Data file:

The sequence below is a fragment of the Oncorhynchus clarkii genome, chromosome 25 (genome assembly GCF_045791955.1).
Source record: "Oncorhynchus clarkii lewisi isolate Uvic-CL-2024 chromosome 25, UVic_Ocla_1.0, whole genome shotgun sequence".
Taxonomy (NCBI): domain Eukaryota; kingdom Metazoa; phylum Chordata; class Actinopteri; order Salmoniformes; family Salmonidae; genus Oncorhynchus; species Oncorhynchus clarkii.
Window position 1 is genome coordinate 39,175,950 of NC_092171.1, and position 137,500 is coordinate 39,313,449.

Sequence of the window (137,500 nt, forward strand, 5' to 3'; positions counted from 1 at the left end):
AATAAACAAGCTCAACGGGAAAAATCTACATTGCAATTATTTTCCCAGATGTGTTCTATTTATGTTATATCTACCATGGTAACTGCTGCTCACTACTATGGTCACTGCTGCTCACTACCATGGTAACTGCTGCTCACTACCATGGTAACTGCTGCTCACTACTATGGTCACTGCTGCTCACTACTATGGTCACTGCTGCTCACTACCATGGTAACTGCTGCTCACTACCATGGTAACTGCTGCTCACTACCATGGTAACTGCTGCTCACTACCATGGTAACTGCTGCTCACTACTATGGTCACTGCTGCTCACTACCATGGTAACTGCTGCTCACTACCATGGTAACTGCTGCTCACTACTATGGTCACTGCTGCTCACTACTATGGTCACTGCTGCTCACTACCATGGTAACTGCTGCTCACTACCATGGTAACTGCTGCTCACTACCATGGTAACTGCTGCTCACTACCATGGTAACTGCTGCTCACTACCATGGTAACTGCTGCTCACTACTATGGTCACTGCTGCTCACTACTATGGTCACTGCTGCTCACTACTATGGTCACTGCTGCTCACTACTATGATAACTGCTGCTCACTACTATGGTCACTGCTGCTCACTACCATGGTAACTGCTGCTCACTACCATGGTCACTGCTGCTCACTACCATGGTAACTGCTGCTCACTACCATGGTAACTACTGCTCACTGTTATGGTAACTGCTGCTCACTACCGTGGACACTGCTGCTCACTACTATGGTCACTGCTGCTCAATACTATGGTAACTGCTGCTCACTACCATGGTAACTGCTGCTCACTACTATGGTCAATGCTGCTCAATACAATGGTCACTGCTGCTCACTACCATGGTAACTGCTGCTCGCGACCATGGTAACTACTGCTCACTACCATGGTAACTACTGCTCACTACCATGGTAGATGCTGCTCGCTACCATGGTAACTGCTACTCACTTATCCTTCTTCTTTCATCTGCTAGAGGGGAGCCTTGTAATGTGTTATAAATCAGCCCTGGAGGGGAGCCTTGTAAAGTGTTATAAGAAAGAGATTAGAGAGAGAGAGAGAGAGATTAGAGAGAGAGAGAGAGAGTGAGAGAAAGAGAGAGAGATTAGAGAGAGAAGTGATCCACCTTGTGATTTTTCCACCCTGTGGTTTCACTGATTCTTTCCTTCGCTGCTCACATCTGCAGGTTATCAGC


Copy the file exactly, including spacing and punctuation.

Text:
The sequence below is a fragment of the Oncorhynchus clarkii genome, chromosome 25 (genome assembly GCF_045791955.1).
Source record: "Oncorhynchus clarkii lewisi isolate Uvic-CL-2024 chromosome 25, UVic_Ocla_1.0, whole genome shotgun sequence".
Taxonomy (NCBI): domain Eukaryota; kingdom Metazoa; phylum Chordata; class Actinopteri; order Salmoniformes; family Salmonidae; genus Oncorhynchus; species Oncorhynchus clarkii.
Window position 1 is genome coordinate 39,175,950 of NC_092171.1, and position 137,500 is coordinate 39,313,449.

Sequence of the window (137,500 nt, forward strand, 5' to 3'; positions counted from 1 at the left end):
AATAAACAAGCTCAACGGGAAAAATCTACATTGCAATTATTTTCCCAGATGTGTTCTATTTATGTTATATCTACCATGGTAACTGCTGCTCACTACTATGGTCACTGCTGCTCACTACCATGGTAACTGCTGCTCACTACCATGGTAACTGCTGCTCACTACTATGGTCACTGCTGCTCACTACTATGGTCACTGCTGCTCACTACCATGGTAACTGCTGCTCACTACCATGGTAACTGCTGCTCACTACCATGGTAACTGCTGCTCACTACCATGGTAACTGCTGCTCACTACTATGGTCACTGCTGCTCACTACCATGGTAACTGCTGCTCACTACCATGGTAACTGCTGCTCACTACTATGGTCACTGCTGCTCACTACTATGGTCACTGCTGCTCACTACCATGGTAACTGCTGCTCACTACCATGGTAACTGCTGCTCACTACCATGGTAACTGCTGCTCACTACCATGGTAACTGCTGCTCACTACCATGGTAACTGCTGCTCACTACTATGGTCACTGCTGCTCACTACTATGGTCACTGCTGCTCACTACTATGGTCACTGCTGCTCACTACTATGATAACTGCTGCTCACTACTATGGTCACTGCTGCTCACTACCATGGTAACTGCTGCTCACTACCATGGTCACTGCTGCTCACTACCATGGTAACTGCTGCTCACTACCATGGTAACTACTGCTCACTGTTATGGTAACTGCTGCTCACTACCGTGGACACTGCTGCTCACTACTATGGTCACTGCTGCTCAATACTATGGTAACTGCTGCTCACTACCATGGTAACTGCTGCTCACTACTATGGTCAATGCTGCTCAATACAATGGTCACTGCTGCTCACTACCATGGTAACTGCTGCTCGCGACCATGGTAACTACTGCTCACTACCATGGTAACTACTGCTCACTACCATGGTAGATGCTGCTCGCTACCATGGTAACTGCTACTCACTTATCCTTCTTCTTTCATCTGCTAGAGGGGAGCCTTGTAATGTGTTATAAATCAGCCCTGGAGGGGAGCCTTGTAAAGTGTTATAAGAAAGAGATTAGAGAGAGAGAGAGAGAGATTAGAGAGAGAGAGAGAGAGTGAGAGAAAGAGAGAGAGATTAGAGAGAGAAGTGATCCACCTTGTGATTTTTCCACCCTGTGGTTTCACTGATTCTTTCCTTCGCTGCTCACATCTGCAGGTTATCAGC